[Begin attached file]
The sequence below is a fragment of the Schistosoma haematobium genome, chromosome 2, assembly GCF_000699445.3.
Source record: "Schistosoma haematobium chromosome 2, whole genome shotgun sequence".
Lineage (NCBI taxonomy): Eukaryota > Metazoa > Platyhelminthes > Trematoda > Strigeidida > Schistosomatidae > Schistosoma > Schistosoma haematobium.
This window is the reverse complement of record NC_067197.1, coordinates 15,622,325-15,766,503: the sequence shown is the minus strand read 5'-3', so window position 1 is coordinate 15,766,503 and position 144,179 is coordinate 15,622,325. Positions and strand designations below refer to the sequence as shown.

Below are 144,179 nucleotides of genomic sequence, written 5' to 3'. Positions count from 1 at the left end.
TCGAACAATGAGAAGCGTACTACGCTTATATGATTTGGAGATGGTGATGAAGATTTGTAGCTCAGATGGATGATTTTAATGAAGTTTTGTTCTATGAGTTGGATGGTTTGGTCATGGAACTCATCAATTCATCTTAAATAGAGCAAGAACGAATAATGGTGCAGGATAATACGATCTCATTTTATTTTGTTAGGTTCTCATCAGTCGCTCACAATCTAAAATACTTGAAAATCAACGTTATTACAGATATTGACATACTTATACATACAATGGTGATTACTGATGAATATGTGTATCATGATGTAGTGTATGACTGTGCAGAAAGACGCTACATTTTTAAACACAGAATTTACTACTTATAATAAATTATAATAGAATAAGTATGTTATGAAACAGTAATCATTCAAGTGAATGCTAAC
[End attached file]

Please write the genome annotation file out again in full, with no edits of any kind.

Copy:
The sequence below is a fragment of the Schistosoma haematobium genome, chromosome 2, assembly GCF_000699445.3.
Source record: "Schistosoma haematobium chromosome 2, whole genome shotgun sequence".
Lineage (NCBI taxonomy): Eukaryota > Metazoa > Platyhelminthes > Trematoda > Strigeidida > Schistosomatidae > Schistosoma > Schistosoma haematobium.
This window is the reverse complement of record NC_067197.1, coordinates 15,622,325-15,766,503: the sequence shown is the minus strand read 5'-3', so window position 1 is coordinate 15,766,503 and position 144,179 is coordinate 15,622,325. Positions and strand designations below refer to the sequence as shown.

Below are 144,179 nucleotides of genomic sequence, written 5' to 3'. Positions count from 1 at the left end.
TCGAACAATGAGAAGCGTACTACGCTTATATGATTTGGAGATGGTGATGAAGATTTGTAGCTCAGATGGATGATTTTAATGAAGTTTTGTTCTATGAGTTGGATGGTTTGGTCATGGAACTCATCAATTCATCTTAAATAGAGCAAGAACGAATAATGGTGCAGGATAATACGATCTCATTTTATTTTGTTAGGTTCTCATCAGTCGCTCACAATCTAAAATACTTGAAAATCAACGTTATTACAGATATTGACATACTTATACATACAATGGTGATTACTGATGAATATGTGTATCATGATGTAGTGTATGACTGTGCAGAAAGACGCTACATTTTTAAACACAGAATTTACTACTTATAATAAATTATAATAGAATAAGTATGTTATGAAACAGTAATCATTCAAGTGAATGCTAAC